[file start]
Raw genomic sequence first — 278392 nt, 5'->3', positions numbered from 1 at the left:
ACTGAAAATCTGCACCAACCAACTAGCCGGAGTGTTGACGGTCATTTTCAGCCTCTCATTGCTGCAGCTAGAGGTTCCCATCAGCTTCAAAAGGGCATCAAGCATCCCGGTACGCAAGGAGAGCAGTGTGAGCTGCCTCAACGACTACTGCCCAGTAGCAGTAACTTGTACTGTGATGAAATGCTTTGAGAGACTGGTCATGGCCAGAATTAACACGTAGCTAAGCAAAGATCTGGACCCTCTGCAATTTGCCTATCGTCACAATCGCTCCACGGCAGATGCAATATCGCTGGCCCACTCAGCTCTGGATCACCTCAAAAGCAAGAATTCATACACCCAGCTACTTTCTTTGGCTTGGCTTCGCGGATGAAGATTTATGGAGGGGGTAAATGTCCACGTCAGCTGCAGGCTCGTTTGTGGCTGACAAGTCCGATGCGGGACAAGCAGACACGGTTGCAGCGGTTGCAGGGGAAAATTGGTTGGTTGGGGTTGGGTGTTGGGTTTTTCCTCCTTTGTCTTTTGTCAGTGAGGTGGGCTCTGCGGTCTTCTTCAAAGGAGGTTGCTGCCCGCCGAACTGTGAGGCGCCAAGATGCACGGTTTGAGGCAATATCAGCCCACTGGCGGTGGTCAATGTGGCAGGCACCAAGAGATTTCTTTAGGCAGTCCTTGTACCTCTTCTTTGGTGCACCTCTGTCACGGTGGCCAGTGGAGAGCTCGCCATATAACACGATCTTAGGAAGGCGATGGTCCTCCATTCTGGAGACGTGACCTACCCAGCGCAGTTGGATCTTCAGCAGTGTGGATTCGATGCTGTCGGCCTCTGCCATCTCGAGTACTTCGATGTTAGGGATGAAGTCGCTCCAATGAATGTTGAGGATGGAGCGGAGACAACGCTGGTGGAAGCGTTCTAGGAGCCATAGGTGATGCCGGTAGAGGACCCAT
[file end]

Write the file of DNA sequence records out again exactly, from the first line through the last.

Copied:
Raw genomic sequence first — 278392 nt, 5'->3', positions numbered from 1 at the left:
ACTGAAAATCTGCACCAACCAACTAGCCGGAGTGTTGACGGTCATTTTCAGCCTCTCATTGCTGCAGCTAGAGGTTCCCATCAGCTTCAAAAGGGCATCAAGCATCCCGGTACGCAAGGAGAGCAGTGTGAGCTGCCTCAACGACTACTGCCCAGTAGCAGTAACTTGTACTGTGATGAAATGCTTTGAGAGACTGGTCATGGCCAGAATTAACACGTAGCTAAGCAAAGATCTGGACCCTCTGCAATTTGCCTATCGTCACAATCGCTCCACGGCAGATGCAATATCGCTGGCCCACTCAGCTCTGGATCACCTCAAAAGCAAGAATTCATACACCCAGCTACTTTCTTTGGCTTGGCTTCGCGGATGAAGATTTATGGAGGGGGTAAATGTCCACGTCAGCTGCAGGCTCGTTTGTGGCTGACAAGTCCGATGCGGGACAAGCAGACACGGTTGCAGCGGTTGCAGGGGAAAATTGGTTGGTTGGGGTTGGGTGTTGGGTTTTTCCTCCTTTGTCTTTTGTCAGTGAGGTGGGCTCTGCGGTCTTCTTCAAAGGAGGTTGCTGCCCGCCGAACTGTGAGGCGCCAAGATGCACGGTTTGAGGCAATATCAGCCCACTGGCGGTGGTCAATGTGGCAGGCACCAAGAGATTTCTTTAGGCAGTCCTTGTACCTCTTCTTTGGTGCACCTCTGTCACGGTGGCCAGTGGAGAGCTCGCCATATAACACGATCTTAGGAAGGCGATGGTCCTCCATTCTGGAGACGTGACCTACCCAGCGCAGTTGGATCTTCAGCAGTGTGGATTCGATGCTGTCGGCCTCTGCCATCTCGAGTACTTCGATGTTAGGGATGAAGTCGCTCCAATGAATGTTGAGGATGGAGCGGAGACAACGCTGGTGGAAGCGTTCTAGGAGCCATAGGTGATGCCGGTAGAGGACCCAT